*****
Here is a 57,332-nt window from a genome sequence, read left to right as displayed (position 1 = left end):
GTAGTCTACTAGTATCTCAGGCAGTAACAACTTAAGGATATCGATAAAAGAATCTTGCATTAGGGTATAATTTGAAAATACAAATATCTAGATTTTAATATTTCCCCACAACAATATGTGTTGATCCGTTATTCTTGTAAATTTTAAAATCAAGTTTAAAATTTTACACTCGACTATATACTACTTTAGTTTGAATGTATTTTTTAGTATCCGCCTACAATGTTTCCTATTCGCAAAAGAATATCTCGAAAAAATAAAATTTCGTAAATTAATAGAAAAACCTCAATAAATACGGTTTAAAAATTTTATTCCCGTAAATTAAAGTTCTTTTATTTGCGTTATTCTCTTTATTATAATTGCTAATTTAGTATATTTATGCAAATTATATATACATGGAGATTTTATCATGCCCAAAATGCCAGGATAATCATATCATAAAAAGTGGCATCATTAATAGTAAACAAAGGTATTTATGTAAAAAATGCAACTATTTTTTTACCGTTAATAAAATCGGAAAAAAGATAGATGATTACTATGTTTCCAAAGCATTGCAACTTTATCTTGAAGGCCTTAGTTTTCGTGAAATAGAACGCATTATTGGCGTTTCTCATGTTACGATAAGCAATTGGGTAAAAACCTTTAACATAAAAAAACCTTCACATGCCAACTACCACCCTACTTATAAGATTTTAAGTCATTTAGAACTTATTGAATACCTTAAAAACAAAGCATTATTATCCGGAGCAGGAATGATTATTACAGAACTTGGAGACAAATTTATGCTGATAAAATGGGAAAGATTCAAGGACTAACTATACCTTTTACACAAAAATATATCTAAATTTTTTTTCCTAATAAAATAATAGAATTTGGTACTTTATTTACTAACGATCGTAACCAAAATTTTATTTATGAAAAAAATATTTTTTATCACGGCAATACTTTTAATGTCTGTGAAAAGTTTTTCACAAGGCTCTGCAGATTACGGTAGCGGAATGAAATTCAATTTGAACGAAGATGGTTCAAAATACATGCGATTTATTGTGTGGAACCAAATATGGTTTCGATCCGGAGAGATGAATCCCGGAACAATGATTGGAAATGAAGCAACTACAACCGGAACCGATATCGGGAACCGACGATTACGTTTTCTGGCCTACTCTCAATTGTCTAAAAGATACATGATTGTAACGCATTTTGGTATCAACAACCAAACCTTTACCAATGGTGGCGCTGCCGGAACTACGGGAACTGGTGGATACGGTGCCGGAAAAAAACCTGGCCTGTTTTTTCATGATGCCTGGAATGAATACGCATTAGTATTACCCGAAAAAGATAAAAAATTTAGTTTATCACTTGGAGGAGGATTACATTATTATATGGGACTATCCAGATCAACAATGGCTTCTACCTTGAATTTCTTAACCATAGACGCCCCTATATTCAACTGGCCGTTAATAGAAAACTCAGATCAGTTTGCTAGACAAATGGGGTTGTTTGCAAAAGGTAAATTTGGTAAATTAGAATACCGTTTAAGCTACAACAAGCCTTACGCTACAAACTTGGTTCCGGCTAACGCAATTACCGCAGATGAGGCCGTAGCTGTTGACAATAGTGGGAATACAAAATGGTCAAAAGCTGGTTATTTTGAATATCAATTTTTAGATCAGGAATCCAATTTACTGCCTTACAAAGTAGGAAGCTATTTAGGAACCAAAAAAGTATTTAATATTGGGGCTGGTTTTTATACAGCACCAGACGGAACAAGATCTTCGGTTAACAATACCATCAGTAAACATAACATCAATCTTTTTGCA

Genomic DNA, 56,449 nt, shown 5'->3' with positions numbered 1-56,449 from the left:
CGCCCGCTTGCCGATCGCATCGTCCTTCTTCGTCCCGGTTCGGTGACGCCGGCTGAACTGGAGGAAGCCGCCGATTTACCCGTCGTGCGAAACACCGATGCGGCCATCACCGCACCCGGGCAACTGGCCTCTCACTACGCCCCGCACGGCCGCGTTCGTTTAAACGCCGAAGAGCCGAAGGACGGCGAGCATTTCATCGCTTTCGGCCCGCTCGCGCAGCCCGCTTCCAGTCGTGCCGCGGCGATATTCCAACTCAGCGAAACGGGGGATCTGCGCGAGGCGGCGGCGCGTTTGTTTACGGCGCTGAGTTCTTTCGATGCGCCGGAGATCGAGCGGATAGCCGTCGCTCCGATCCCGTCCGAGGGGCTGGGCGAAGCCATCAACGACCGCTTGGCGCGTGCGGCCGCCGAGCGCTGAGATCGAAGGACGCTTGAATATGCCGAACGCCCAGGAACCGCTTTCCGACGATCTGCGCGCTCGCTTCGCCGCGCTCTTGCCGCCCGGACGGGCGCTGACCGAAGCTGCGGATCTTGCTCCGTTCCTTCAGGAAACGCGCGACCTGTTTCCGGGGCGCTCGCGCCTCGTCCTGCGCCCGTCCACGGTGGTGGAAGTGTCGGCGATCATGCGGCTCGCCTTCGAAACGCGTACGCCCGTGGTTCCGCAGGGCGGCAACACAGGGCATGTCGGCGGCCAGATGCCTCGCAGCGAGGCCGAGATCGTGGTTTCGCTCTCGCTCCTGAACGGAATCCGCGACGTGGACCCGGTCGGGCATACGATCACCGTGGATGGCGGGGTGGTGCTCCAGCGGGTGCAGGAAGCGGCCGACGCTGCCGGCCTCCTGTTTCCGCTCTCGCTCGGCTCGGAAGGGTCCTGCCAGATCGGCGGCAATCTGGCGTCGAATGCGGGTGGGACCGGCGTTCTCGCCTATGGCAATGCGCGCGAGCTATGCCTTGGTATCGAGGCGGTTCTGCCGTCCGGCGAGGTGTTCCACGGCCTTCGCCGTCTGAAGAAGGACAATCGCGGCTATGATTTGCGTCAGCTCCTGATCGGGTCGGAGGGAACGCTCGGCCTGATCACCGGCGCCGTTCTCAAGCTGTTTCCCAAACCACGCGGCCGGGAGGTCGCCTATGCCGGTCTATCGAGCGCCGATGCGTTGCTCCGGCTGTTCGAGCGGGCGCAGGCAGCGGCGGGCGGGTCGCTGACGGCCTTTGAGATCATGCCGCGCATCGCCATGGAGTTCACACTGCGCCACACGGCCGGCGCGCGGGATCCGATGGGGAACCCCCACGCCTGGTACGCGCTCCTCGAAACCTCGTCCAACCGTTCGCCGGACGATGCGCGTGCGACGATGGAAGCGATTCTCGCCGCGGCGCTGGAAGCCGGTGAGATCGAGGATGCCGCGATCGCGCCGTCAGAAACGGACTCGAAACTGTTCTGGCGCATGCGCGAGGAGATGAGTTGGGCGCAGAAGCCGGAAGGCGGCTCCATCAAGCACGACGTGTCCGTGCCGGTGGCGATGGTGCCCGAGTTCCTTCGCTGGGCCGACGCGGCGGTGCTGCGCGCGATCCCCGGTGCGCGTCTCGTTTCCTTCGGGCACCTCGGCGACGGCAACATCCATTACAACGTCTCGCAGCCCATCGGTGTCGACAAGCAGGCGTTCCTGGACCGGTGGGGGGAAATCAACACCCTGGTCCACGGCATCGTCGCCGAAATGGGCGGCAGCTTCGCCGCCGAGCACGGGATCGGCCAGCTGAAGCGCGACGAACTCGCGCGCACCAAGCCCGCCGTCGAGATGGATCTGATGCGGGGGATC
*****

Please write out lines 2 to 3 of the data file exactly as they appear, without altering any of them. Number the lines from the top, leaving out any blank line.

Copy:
GTAGTCTACTAGTATCTCAGGCAGTAACAACTTAAGGATATCGATAAAAGAATCTTGCATTAGGGTATAATTTGAAAATACAAATATCTAGATTTTAATATTTCCCCACAACAATATGTGTTGATCCGTTATTCTTGTAAATTTTAAAATCAAGTTTAAAATTTTACACTCGACTATATACTACTTTAGTTTGAATGTATTTTTTAGTATCCGCCTACAATGTTTCCTATTCGCAAAAGAATATCTCGAAAAAATAAAATTTCGTAAATTAATAGAAAAACCTCAATAAATACGGTTTAAAAATTTTATTCCCGTAAATTAAAGTTCTTTTATTTGCGTTATTCTCTTTATTATAATTGCTAATTTAGTATATTTATGCAAATTATATATACATGGAGATTTTATCATGCCCAAAATGCCAGGATAATCATATCATAAAAAGTGGCATCATTAATAGTAAACAAAGGTATTTATGTAAAAAATGCAACTATTTTTTTACCGTTAATAAAATCGGAAAAAAGATAGATGATTACTATGTTTCCAAAGCATTGCAACTTTATCTTGAAGGCCTTAGTTTTCGTGAAATAGAACGCATTATTGGCGTTTCTCATGTTACGATAAGCAATTGGGTAAAAACCTTTAACATAAAAAAACCTTCACATGCCAACTACCACCCTACTTATAAGATTTTAAGTCATTTAGAACTTATTGAATACCTTAAAAACAAAGCATTATTATCCGGAGCAGGAATGATTATTACAGAACTTGGAGACAAATTTATGCTGATAAAATGGGAAAGATTCAAGGACTAACTATACCTTTTACACAAAAATATATCTAAATTTTTTTTCCTAATAAAATAATAGAATTTGGTACTTTATTTACTAACGATCGTAACCAAAATTTTATTTATGAAAAAAATATTTTTTATCACGGCAATACTTTTAATGTCTGTGAAAAGTTTTTCACAAGGCTCTGCAGATTACGGTAGCGGAATGAAATTCAATTTGAACGAAGATGGTTCAAAATACATGCGATTTATTGTGTGGAACCAAATATGGTTTCGATCCGGAGAGATGAATCCCGGAACAATGATTGGAAATGAAGCAACTACAACCGGAACCGATATCGGGAACCGACGATTACGTTTTCTGGCCTACTCTCAATTGTCTAAAAGATACATGATTGTAACGCATTTTGGTATCAACAACCAAACCTTTACCAATGGTGGCGCTGCCGGAACTACGGGAACTGGTGGATACGGTGCCGGAAAAAAACCTGGCCTGTTTTTTCATGATGCCTGGAATGAATACGCATTAGTATTACCCGAAAAAGATAAAAAATTTAGTTTATCACTTGGAGGAGGATTACATTATTATATGGGACTATCCAGATCAACAATGGCTTCTACCTTGAATTTCTTAACCATAGACGCCCCTATATTCAACTGGCCGTTAATAGAAAACTCAGATCAGTTTGCTAGACAAATGGGGTTGTTTGCAAAAGGTAAATTTGGTAAATTAGAATACCGTTTAAGCTACAACAAGCCTTACGCTACAAACTTGGTTCCGGCTAACGCAATTACCGCAGATGAGGCCGTAGCTGTTGACAATAGTGGGAATACAAAATGGTCAAAAGCTGGTTATTTTGAATATCAATTTTTAGATCAGGAATCCAATTTACTGCCTTACAAAGTAGGAAGCTATTTAGGAACCAAAAAAGTATTTAATATTGGGGCTGGTTTTTATACAGCACCAGACGGAACAAGATCTTCGGTTAACAATACCATCAGTAAACATAACATCAATCTTTTTGCA

Genomic DNA, 56,449 nt, shown 5'->3' with positions numbered 1-56,449 from the left: